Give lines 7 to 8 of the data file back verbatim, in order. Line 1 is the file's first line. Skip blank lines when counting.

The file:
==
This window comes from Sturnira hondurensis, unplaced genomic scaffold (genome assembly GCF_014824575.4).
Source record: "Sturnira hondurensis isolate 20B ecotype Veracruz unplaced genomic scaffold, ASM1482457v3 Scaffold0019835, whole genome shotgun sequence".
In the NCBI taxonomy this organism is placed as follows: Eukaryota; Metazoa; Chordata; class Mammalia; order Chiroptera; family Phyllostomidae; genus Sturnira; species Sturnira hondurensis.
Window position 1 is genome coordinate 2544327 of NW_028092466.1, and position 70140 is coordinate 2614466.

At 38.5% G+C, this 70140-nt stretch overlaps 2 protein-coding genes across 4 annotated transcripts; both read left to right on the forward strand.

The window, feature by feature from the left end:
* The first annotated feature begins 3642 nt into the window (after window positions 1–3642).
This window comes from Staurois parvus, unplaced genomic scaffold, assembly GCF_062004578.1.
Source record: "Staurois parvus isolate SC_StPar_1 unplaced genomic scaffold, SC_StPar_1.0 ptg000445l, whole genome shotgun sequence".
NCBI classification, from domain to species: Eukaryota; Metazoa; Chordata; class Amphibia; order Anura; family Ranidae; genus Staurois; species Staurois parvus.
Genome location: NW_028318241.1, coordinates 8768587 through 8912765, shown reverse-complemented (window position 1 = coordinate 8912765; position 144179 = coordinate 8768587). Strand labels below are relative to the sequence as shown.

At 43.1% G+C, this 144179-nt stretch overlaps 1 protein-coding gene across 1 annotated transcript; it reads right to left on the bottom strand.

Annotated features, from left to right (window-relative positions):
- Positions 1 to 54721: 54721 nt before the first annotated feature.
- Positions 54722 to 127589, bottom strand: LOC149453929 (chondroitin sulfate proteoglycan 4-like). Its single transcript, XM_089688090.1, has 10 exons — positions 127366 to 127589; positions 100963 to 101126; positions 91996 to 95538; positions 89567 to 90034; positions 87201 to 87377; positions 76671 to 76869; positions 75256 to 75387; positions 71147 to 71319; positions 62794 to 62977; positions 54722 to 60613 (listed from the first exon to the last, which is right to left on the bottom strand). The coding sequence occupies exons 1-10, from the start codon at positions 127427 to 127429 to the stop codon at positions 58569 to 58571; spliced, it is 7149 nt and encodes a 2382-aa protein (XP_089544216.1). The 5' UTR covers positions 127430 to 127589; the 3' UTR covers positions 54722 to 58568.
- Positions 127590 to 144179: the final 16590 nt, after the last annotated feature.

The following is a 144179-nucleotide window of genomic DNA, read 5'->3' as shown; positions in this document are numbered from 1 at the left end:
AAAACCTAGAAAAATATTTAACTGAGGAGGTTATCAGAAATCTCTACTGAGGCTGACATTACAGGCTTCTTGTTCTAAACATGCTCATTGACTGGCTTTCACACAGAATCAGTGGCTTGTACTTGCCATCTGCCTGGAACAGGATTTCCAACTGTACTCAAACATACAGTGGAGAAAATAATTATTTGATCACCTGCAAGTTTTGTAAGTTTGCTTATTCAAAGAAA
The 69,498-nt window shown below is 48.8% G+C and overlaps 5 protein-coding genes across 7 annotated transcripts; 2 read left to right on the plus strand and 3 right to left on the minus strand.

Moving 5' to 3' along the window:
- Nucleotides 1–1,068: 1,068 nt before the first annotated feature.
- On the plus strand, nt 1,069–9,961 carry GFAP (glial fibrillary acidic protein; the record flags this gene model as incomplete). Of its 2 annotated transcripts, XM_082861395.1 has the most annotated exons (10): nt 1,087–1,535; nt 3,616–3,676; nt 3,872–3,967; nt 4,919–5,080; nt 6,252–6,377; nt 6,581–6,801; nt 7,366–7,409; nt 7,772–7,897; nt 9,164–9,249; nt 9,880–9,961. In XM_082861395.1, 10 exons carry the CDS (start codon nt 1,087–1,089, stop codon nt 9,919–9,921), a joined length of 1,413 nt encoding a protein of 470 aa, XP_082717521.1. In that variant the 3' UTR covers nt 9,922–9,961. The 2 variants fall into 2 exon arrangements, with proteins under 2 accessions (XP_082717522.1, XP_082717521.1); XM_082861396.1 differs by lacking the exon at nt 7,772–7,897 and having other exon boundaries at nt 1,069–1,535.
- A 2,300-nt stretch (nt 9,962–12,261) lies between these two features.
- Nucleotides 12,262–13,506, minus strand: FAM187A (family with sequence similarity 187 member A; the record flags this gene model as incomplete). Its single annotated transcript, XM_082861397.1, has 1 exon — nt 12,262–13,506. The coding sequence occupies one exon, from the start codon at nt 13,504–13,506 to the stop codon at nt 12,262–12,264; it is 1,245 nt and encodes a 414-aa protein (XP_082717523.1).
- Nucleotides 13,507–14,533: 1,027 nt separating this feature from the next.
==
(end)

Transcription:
* The first annotated feature begins 3642 nt into the window (after window positions 1–3642).
This window comes from Staurois parvus, unplaced genomic scaffold, assembly GCF_062004578.1.